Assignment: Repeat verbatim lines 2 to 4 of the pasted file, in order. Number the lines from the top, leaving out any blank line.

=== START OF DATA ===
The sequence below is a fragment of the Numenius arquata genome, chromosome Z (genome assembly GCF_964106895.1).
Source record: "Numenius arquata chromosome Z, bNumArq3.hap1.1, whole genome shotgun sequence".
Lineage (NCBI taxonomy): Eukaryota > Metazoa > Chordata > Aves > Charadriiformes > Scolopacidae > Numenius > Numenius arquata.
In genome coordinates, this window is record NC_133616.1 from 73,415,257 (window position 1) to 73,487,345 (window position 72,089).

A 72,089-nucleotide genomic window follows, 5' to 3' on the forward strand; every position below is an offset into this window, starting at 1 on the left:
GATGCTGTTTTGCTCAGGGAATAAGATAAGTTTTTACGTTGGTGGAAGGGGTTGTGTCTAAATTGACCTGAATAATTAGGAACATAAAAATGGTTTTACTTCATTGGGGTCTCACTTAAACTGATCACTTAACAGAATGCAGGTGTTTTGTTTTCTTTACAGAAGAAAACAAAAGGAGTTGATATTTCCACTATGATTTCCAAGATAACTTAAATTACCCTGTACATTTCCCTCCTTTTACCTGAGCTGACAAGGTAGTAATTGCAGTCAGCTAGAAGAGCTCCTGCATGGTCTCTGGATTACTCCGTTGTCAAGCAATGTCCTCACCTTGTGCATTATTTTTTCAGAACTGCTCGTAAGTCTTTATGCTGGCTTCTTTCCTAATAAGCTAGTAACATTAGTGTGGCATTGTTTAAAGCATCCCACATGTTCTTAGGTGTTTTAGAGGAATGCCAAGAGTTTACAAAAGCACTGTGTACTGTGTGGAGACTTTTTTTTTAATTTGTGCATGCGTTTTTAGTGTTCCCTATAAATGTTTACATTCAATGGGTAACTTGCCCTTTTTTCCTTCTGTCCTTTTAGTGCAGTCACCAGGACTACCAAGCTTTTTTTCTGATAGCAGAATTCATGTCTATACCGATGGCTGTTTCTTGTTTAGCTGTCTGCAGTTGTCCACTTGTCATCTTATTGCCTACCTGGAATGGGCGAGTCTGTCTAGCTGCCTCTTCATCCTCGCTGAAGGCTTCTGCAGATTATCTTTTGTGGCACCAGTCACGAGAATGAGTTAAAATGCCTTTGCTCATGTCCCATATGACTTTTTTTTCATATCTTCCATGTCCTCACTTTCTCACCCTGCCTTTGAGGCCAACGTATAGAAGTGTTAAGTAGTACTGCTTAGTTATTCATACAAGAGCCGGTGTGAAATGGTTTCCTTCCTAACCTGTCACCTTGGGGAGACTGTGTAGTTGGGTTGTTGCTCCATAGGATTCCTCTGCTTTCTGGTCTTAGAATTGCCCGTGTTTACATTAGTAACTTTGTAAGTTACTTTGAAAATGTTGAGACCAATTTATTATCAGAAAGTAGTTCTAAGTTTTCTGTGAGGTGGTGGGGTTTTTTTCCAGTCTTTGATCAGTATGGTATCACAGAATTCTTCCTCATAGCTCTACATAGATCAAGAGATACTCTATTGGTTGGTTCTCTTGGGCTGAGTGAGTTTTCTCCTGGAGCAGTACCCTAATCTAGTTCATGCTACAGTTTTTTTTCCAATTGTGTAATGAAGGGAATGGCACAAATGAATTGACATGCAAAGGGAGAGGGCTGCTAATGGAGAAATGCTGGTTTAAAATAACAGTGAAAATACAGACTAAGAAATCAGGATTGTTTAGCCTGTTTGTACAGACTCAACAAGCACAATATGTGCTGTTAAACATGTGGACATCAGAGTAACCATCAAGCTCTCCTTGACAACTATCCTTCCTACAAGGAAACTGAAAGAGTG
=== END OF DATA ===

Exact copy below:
Source record: "Numenius arquata chromosome Z, bNumArq3.hap1.1, whole genome shotgun sequence".
Lineage (NCBI taxonomy): Eukaryota > Metazoa > Chordata > Aves > Charadriiformes > Scolopacidae > Numenius > Numenius arquata.
In genome coordinates, this window is record NC_133616.1 from 73,415,257 (window position 1) to 73,487,345 (window position 72,089).